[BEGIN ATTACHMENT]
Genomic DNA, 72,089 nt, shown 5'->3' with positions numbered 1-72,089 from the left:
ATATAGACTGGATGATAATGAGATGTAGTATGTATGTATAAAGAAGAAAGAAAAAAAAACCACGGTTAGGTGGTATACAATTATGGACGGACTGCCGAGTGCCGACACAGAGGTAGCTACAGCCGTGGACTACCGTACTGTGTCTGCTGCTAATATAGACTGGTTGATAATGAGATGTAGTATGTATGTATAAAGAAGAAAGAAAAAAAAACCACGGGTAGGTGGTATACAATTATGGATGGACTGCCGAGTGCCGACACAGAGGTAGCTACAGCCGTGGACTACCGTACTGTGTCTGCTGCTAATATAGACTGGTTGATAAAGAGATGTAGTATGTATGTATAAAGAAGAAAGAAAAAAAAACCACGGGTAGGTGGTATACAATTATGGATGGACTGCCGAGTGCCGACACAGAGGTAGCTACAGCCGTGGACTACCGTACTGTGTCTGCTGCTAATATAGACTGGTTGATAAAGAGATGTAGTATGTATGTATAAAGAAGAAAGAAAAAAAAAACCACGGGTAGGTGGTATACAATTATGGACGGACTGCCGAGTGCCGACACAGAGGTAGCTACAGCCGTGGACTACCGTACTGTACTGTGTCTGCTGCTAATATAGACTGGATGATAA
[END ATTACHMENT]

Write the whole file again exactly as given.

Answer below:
Genomic DNA, 72,089 nt, shown 5'->3' with positions numbered 1-72,089 from the left:
ATATAGACTGGATGATAATGAGATGTAGTATGTATGTATAAAGAAGAAAGAAAAAAAAACCACGGTTAGGTGGTATACAATTATGGACGGACTGCCGAGTGCCGACACAGAGGTAGCTACAGCCGTGGACTACCGTACTGTGTCTGCTGCTAATATAGACTGGTTGATAATGAGATGTAGTATGTATGTATAAAGAAGAAAGAAAAAAAAACCACGGGTAGGTGGTATACAATTATGGATGGACTGCCGAGTGCCGACACAGAGGTAGCTACAGCCGTGGACTACCGTACTGTGTCTGCTGCTAATATAGACTGGTTGATAAAGAGATGTAGTATGTATGTATAAAGAAGAAAGAAAAAAAAACCACGGGTAGGTGGTATACAATTATGGATGGACTGCCGAGTGCCGACACAGAGGTAGCTACAGCCGTGGACTACCGTACTGTGTCTGCTGCTAATATAGACTGGTTGATAAAGAGATGTAGTATGTATGTATAAAGAAGAAAGAAAAAAAAAACCACGGGTAGGTGGTATACAATTATGGACGGACTGCCGAGTGCCGACACAGAGGTAGCTACAGCCGTGGACTACCGTACTGTACTGTGTCTGCTGCTAATATAGACTGGATGATAA